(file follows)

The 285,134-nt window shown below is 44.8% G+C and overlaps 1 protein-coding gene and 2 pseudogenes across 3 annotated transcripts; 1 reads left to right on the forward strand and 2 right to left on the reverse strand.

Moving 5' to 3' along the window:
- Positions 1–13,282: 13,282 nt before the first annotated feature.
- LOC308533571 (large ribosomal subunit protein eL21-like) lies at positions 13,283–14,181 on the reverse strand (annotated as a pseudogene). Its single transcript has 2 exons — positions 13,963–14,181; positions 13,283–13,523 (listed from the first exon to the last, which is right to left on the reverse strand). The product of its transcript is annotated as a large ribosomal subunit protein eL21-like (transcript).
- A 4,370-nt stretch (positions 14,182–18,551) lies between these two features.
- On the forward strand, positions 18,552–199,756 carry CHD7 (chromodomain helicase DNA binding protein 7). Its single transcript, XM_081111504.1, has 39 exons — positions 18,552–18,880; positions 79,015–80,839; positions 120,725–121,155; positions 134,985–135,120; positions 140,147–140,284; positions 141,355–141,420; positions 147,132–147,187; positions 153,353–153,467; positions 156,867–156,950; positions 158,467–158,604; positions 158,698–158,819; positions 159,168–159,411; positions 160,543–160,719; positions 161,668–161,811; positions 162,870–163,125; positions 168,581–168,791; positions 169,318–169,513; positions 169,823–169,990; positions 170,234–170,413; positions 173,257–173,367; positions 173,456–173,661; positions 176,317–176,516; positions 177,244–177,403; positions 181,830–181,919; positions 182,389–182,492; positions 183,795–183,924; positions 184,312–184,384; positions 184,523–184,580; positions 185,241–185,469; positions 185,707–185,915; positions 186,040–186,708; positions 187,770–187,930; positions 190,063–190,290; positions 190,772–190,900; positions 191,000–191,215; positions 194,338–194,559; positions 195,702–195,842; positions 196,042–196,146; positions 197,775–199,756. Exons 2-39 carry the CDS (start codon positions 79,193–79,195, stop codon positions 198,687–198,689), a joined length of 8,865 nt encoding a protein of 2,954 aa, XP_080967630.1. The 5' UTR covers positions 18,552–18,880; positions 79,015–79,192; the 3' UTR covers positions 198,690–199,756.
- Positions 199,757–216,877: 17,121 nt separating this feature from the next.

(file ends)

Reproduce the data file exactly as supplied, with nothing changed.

The 285,134-nt window shown below is 44.8% G+C and overlaps 1 protein-coding gene and 2 pseudogenes across 3 annotated transcripts; 1 reads left to right on the forward strand and 2 right to left on the reverse strand.

Moving 5' to 3' along the window:
- Positions 1–13,282: 13,282 nt before the first annotated feature.
- LOC308533571 (large ribosomal subunit protein eL21-like) lies at positions 13,283–14,181 on the reverse strand (annotated as a pseudogene). Its single transcript has 2 exons — positions 13,963–14,181; positions 13,283–13,523 (listed from the first exon to the last, which is right to left on the reverse strand). The product of its transcript is annotated as a large ribosomal subunit protein eL21-like (transcript).
- A 4,370-nt stretch (positions 14,182–18,551) lies between these two features.
- On the forward strand, positions 18,552–199,756 carry CHD7 (chromodomain helicase DNA binding protein 7). Its single transcript, XM_081111504.1, has 39 exons — positions 18,552–18,880; positions 79,015–80,839; positions 120,725–121,155; positions 134,985–135,120; positions 140,147–140,284; positions 141,355–141,420; positions 147,132–147,187; positions 153,353–153,467; positions 156,867–156,950; positions 158,467–158,604; positions 158,698–158,819; positions 159,168–159,411; positions 160,543–160,719; positions 161,668–161,811; positions 162,870–163,125; positions 168,581–168,791; positions 169,318–169,513; positions 169,823–169,990; positions 170,234–170,413; positions 173,257–173,367; positions 173,456–173,661; positions 176,317–176,516; positions 177,244–177,403; positions 181,830–181,919; positions 182,389–182,492; positions 183,795–183,924; positions 184,312–184,384; positions 184,523–184,580; positions 185,241–185,469; positions 185,707–185,915; positions 186,040–186,708; positions 187,770–187,930; positions 190,063–190,290; positions 190,772–190,900; positions 191,000–191,215; positions 194,338–194,559; positions 195,702–195,842; positions 196,042–196,146; positions 197,775–199,756. Exons 2-39 carry the CDS (start codon positions 79,193–79,195, stop codon positions 198,687–198,689), a joined length of 8,865 nt encoding a protein of 2,954 aa, XP_080967630.1. The 5' UTR covers positions 18,552–18,880; positions 79,015–79,192; the 3' UTR covers positions 198,690–199,756.
- Positions 199,757–216,877: 17,121 nt separating this feature from the next.